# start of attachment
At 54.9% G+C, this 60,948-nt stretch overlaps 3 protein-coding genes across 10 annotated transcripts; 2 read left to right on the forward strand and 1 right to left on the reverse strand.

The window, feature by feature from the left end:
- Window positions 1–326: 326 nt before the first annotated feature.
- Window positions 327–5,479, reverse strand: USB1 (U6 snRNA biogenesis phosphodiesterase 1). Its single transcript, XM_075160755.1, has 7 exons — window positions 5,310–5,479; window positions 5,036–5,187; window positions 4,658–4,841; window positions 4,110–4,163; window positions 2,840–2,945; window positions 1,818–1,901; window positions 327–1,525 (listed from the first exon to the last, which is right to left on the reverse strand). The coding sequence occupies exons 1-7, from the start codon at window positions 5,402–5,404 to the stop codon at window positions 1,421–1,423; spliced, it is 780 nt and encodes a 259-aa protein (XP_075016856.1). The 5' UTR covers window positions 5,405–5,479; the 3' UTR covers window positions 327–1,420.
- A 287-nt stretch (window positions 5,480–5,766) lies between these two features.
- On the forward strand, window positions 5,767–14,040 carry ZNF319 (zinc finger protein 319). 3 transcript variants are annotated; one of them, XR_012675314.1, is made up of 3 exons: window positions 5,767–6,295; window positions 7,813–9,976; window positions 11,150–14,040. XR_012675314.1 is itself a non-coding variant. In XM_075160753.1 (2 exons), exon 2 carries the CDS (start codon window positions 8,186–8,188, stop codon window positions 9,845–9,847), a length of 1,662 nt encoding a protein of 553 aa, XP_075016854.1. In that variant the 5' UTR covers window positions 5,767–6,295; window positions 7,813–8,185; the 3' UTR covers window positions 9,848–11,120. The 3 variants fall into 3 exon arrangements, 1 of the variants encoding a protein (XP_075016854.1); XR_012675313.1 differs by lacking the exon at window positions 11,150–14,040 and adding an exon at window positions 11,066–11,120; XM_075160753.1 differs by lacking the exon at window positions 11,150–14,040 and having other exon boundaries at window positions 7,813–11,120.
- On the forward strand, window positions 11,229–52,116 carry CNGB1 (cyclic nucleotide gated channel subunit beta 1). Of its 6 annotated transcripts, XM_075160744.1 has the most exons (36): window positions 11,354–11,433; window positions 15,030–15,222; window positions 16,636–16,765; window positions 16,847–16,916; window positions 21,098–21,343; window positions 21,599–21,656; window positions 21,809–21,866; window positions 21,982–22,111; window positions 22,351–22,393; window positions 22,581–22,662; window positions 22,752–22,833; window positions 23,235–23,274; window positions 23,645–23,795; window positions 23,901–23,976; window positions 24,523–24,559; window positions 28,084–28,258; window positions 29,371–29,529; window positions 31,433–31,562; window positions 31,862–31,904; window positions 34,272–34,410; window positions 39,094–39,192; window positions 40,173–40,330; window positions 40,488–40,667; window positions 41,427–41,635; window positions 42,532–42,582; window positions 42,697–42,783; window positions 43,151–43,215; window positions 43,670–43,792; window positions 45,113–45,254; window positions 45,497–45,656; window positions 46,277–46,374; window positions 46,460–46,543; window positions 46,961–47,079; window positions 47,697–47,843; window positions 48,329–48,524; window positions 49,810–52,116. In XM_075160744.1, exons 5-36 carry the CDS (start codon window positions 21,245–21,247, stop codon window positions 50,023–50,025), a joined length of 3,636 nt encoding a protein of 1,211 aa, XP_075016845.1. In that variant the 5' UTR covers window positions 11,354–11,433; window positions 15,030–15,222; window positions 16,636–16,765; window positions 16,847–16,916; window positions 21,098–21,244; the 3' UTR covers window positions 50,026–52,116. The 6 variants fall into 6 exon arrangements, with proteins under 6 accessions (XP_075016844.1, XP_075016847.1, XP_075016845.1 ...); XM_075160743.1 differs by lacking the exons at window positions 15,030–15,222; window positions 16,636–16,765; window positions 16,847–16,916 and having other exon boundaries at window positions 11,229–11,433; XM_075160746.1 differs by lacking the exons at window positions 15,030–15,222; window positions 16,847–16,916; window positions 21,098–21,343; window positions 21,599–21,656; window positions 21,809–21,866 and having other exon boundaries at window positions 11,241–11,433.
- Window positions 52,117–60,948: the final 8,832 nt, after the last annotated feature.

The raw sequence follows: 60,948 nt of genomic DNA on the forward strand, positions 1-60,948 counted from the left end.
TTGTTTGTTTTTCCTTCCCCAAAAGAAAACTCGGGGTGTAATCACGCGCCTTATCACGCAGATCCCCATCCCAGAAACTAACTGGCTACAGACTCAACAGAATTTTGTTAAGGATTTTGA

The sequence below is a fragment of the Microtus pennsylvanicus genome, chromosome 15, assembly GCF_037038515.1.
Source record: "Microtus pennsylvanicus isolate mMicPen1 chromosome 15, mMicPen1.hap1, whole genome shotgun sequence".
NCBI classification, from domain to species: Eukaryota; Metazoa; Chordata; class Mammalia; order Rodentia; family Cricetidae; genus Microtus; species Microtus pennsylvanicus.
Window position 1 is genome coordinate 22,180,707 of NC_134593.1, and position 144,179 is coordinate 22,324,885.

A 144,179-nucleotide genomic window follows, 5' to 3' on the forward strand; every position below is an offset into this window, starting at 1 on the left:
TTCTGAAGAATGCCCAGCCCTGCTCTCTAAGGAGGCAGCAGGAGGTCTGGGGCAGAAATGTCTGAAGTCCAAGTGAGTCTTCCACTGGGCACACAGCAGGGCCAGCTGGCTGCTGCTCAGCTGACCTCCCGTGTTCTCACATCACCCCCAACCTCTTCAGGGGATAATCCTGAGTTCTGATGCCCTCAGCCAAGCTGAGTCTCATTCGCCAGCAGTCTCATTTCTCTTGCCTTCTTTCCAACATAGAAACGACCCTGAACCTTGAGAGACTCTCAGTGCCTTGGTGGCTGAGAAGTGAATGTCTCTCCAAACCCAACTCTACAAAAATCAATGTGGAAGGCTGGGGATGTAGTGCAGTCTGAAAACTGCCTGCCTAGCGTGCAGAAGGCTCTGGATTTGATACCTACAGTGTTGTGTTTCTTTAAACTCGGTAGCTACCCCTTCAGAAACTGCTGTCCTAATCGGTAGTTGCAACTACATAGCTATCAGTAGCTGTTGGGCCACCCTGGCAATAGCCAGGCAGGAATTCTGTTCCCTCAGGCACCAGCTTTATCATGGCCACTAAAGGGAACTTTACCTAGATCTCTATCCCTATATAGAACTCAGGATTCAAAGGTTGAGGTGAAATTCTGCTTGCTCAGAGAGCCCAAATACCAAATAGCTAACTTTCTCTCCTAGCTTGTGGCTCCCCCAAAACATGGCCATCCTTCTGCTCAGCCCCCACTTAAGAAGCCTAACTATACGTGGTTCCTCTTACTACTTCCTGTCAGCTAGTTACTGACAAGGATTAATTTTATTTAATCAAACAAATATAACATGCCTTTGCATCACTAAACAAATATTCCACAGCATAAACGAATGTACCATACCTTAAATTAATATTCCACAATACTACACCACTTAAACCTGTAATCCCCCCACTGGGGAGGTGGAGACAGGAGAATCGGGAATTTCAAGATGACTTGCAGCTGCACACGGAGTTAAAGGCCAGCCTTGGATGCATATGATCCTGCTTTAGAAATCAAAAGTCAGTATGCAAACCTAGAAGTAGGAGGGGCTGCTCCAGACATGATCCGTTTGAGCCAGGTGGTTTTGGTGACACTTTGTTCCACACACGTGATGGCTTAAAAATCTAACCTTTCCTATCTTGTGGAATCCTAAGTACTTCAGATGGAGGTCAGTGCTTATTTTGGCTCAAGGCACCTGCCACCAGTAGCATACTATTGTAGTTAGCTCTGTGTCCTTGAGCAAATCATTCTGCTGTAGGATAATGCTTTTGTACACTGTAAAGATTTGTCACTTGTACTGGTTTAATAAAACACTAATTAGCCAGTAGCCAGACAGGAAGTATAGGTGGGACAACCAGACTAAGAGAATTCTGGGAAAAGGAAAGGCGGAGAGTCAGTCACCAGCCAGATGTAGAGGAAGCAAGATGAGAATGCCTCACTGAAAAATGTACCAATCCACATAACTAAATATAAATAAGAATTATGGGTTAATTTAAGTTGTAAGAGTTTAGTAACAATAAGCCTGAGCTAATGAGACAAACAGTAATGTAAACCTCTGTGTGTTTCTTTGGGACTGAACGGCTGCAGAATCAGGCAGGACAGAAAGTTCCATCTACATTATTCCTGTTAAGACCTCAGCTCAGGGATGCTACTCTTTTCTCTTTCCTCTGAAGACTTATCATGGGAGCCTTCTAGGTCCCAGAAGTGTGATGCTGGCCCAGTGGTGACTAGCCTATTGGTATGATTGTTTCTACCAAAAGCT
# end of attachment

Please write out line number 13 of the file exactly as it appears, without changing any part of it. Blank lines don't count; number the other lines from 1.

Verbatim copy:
NCBI classification, from domain to species: Eukaryota; Metazoa; Chordata; class Mammalia; order Rodentia; family Cricetidae; genus Microtus; species Microtus pennsylvanicus.